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  June 2nd, 2016 | Written by

International Cooperation in 2015 Deserves a B Grade

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  • Think tankers see progress on international cooperation.
  • International efforts to address terrorism and other violent conflicts is inadequate, say think tank leaders.
  • The Council of Councils gave international efforts to expand global trade a B in 2015.

A new report card on international cooperation finds that multilateral action on most of the critical transnational threats has shown progress, but is still inadequate in addressing terrorism and other violent conflicts.

The Council of Councils gave international efforts to expand global trade a B in 2015, an improvement from the C+ awarded in 2014, reflecting optimism on the agreement of a major free trade pact, the Trans-Pacific Partnership (TPP).

The Council of Councils, a Council on Foreign Relations (CFR) initiative comprising twenty-six major international policy institutes, surveyed the heads of member think tanks to evaluate the world’s performance on ten of the most important issues of 2015. It offered the following grades:

Mitigating and Adapting to Climate Change: A

Preventing Nuclear Proliferation: A-

Advancing Development: B+

Promoting Global Health: B+

Expanding Global Trade: B

Managing the Global Economic System: B-

Managing Cyber Governance: B-

Preventing and Responding to Violent Conflict Between States: C

Combating Transnational Terrorism: C-

Preventing and Responding to Internal Violent Conflict: C-

Respondents agreed that efforts did not worsen for any of the issues, with grades on nine of ten issues improving since last year’s survey.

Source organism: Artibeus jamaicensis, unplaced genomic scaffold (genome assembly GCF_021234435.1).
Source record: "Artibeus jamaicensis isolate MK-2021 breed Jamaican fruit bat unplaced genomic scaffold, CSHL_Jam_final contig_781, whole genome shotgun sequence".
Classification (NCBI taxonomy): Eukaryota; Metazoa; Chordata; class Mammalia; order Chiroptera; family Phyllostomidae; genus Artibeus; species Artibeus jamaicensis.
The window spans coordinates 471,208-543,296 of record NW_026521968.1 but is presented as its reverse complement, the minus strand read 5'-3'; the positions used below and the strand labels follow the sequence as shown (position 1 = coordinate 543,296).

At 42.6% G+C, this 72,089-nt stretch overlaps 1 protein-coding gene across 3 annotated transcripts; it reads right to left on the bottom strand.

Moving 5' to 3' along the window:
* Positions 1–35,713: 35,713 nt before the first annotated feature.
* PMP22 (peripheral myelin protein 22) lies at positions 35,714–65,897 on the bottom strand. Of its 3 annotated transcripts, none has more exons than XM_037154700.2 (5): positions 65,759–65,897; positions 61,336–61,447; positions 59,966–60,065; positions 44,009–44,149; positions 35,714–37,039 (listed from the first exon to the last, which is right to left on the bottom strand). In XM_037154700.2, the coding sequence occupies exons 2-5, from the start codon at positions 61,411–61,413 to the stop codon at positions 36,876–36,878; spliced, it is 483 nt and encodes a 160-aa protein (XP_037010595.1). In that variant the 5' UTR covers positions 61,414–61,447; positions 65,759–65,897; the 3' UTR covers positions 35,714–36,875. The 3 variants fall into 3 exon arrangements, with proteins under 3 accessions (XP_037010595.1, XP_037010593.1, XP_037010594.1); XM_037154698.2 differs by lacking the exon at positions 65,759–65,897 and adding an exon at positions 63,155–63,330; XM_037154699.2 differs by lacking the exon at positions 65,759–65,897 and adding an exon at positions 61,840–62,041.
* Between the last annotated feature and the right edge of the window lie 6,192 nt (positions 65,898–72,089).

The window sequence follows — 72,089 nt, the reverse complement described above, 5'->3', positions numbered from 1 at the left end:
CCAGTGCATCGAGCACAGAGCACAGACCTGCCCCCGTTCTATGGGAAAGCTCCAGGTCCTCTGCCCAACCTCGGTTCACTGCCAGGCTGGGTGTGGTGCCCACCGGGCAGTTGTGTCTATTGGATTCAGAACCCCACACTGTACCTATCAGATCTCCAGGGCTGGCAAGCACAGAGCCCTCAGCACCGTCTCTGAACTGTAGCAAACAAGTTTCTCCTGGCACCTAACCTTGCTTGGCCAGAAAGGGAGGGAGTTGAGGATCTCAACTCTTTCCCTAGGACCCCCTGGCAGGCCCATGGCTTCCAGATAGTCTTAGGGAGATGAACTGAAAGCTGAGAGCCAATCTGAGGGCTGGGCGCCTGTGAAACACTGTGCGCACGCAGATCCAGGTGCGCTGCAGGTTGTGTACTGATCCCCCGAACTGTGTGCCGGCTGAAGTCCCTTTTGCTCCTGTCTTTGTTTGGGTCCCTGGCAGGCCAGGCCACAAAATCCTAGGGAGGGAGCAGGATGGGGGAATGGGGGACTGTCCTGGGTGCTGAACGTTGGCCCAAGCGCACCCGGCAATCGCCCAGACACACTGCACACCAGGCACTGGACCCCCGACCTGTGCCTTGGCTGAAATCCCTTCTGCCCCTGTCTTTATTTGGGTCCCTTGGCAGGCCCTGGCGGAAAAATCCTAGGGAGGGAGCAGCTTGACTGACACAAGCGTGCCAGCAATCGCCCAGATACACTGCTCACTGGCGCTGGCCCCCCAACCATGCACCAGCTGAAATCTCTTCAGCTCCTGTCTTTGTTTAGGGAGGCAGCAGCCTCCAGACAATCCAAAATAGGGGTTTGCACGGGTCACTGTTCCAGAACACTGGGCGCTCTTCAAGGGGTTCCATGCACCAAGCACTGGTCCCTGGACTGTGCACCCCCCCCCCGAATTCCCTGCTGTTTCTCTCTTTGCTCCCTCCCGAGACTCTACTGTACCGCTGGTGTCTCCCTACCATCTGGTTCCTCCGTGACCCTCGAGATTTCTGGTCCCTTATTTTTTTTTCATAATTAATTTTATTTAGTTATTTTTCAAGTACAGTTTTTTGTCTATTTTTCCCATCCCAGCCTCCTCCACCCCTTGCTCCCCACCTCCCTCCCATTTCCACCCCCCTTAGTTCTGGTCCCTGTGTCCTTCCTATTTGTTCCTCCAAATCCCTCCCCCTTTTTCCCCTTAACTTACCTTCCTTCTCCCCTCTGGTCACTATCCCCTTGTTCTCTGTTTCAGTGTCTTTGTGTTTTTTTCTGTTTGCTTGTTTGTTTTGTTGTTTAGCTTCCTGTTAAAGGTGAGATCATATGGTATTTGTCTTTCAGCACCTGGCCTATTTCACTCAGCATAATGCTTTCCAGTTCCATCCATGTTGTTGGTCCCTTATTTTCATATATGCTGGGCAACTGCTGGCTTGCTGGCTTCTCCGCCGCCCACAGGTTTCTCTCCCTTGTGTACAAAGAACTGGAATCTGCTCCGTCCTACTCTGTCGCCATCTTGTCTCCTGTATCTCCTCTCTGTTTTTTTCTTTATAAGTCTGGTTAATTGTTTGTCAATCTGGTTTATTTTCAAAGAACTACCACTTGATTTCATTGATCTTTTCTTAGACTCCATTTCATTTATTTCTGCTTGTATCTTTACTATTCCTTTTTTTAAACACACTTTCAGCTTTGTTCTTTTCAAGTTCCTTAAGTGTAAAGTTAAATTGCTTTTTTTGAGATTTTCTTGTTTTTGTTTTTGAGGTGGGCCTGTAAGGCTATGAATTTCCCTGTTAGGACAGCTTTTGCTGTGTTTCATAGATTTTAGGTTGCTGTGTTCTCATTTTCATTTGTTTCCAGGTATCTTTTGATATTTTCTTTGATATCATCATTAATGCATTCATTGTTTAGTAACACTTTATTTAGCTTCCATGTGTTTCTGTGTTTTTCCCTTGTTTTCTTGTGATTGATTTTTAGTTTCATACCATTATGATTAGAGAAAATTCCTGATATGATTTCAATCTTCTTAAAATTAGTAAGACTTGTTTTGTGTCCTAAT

Although seven issues received a B- or higher, “these were offset by dismal performance with respect to terrorism and internal conflict,” said CFR President Richard N. Haass. “The inability to end the Syrian war, which caused waves of refugees to stream into Europe from the Middle East, was one of the major failures of international cooperation in 2015.”

World trade presents a mixed picture. Sluggish trade since the 2008 financial crisis is compounded by a slew of protectionist measures, which increased in 2015. The Group of Twenty (G20) countries were responsible for 443 of the 539 trade distortions imposed in the first ten months of 2015, an increase of 40 percent over the same period in 2014.

On the other hand, 2015 saw the conclusion of the Trans-Pacific Partnership. As the largest preferential trade agreement in history, the TPP will cover 40 percent of the world’s economy and reduce eighteen thousand individual tariffs once it is ratified by the twelve participating countries. Amother bright spot: global trade growth is forecast to be slightly higher in 2016, at 3.9 percent.

The Council of Councils is optimistic about progress on global trade in 2016, ranking it second in terms of opportunity for breakthrough. The momentum of the TPP may propel progress for other regional and interregional trade agreements beyond TTIP. China and the countries of the Association of Southeast Asian Nations (ASEAN) are expected to speed up talks for the Regional Comprehensive Economic Partnership (RCEP).